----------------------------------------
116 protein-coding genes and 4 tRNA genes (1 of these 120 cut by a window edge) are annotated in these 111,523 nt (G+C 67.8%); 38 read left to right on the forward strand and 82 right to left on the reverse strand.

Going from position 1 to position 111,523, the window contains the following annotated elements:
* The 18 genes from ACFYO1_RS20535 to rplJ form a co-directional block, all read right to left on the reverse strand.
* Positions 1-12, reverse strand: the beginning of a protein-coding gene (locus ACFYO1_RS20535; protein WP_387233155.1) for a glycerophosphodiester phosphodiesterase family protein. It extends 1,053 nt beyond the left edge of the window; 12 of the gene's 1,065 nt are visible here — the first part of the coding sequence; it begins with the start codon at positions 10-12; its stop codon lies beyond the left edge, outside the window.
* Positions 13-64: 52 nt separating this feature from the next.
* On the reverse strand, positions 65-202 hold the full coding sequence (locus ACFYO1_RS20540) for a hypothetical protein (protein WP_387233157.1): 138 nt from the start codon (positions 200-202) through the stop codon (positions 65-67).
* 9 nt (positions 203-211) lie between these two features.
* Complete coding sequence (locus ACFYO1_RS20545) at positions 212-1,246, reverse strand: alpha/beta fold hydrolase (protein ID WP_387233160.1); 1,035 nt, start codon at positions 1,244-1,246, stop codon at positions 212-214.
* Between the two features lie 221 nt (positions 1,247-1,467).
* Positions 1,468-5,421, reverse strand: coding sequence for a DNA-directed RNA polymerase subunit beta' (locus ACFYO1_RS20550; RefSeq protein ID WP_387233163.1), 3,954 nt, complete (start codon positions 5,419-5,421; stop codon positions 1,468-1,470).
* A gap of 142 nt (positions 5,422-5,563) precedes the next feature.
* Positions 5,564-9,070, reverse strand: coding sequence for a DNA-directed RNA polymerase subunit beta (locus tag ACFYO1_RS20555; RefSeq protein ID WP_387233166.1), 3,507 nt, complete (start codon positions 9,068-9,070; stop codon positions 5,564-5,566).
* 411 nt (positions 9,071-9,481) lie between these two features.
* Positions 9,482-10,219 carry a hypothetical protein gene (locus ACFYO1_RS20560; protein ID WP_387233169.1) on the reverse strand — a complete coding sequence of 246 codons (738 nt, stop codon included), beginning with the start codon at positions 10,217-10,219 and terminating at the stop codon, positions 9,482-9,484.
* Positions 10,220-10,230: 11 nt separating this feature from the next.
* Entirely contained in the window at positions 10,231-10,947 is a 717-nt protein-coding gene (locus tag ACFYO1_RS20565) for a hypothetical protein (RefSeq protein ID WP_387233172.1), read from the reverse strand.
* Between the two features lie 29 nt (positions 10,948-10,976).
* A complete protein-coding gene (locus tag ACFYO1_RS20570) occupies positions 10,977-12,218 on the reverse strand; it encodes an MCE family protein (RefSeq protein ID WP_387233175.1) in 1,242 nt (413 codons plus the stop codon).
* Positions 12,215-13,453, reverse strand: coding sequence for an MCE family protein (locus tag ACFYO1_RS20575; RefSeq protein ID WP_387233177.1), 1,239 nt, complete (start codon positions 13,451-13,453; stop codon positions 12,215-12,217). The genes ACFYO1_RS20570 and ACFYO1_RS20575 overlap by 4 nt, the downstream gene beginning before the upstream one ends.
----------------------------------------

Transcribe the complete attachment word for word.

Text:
116 protein-coding genes and 4 tRNA genes (1 of these 120 cut by a window edge) are annotated in these 111,523 nt (G+C 67.8%); 38 read left to right on the forward strand and 82 right to left on the reverse strand.

Going from position 1 to position 111,523, the window contains the following annotated elements:
* The 18 genes from ACFYO1_RS20535 to rplJ form a co-directional block, all read right to left on the reverse strand.
* Positions 1-12, reverse strand: the beginning of a protein-coding gene (locus ACFYO1_RS20535; protein WP_387233155.1) for a glycerophosphodiester phosphodiesterase family protein. It extends 1,053 nt beyond the left edge of the window; 12 of the gene's 1,065 nt are visible here — the first part of the coding sequence; it begins with the start codon at positions 10-12; its stop codon lies beyond the left edge, outside the window.
* Positions 13-64: 52 nt separating this feature from the next.
* On the reverse strand, positions 65-202 hold the full coding sequence (locus ACFYO1_RS20540) for a hypothetical protein (protein WP_387233157.1): 138 nt from the start codon (positions 200-202) through the stop codon (positions 65-67).
* 9 nt (positions 203-211) lie between these two features.
* Complete coding sequence (locus ACFYO1_RS20545) at positions 212-1,246, reverse strand: alpha/beta fold hydrolase (protein ID WP_387233160.1); 1,035 nt, start codon at positions 1,244-1,246, stop codon at positions 212-214.
* Between the two features lie 221 nt (positions 1,247-1,467).
* Positions 1,468-5,421, reverse strand: coding sequence for a DNA-directed RNA polymerase subunit beta' (locus ACFYO1_RS20550; RefSeq protein ID WP_387233163.1), 3,954 nt, complete (start codon positions 5,419-5,421; stop codon positions 1,468-1,470).
* A gap of 142 nt (positions 5,422-5,563) precedes the next feature.
* Positions 5,564-9,070, reverse strand: coding sequence for a DNA-directed RNA polymerase subunit beta (locus tag ACFYO1_RS20555; RefSeq protein ID WP_387233166.1), 3,507 nt, complete (start codon positions 9,068-9,070; stop codon positions 5,564-5,566).
* 411 nt (positions 9,071-9,481) lie between these two features.
* Positions 9,482-10,219 carry a hypothetical protein gene (locus ACFYO1_RS20560; protein ID WP_387233169.1) on the reverse strand — a complete coding sequence of 246 codons (738 nt, stop codon included), beginning with the start codon at positions 10,217-10,219 and terminating at the stop codon, positions 9,482-9,484.
* Positions 10,220-10,230: 11 nt separating this feature from the next.
* Entirely contained in the window at positions 10,231-10,947 is a 717-nt protein-coding gene (locus tag ACFYO1_RS20565) for a hypothetical protein (RefSeq protein ID WP_387233172.1), read from the reverse strand.
* Between the two features lie 29 nt (positions 10,948-10,976).
* A complete protein-coding gene (locus tag ACFYO1_RS20570) occupies positions 10,977-12,218 on the reverse strand; it encodes an MCE family protein (RefSeq protein ID WP_387233175.1) in 1,242 nt (413 codons plus the stop codon).
* Positions 12,215-13,453, reverse strand: coding sequence for an MCE family protein (locus tag ACFYO1_RS20575; RefSeq protein ID WP_387233177.1), 1,239 nt, complete (start codon positions 13,451-13,453; stop codon positions 12,215-12,217). The genes ACFYO1_RS20570 and ACFYO1_RS20575 overlap by 4 nt, the downstream gene beginning before the upstream one ends.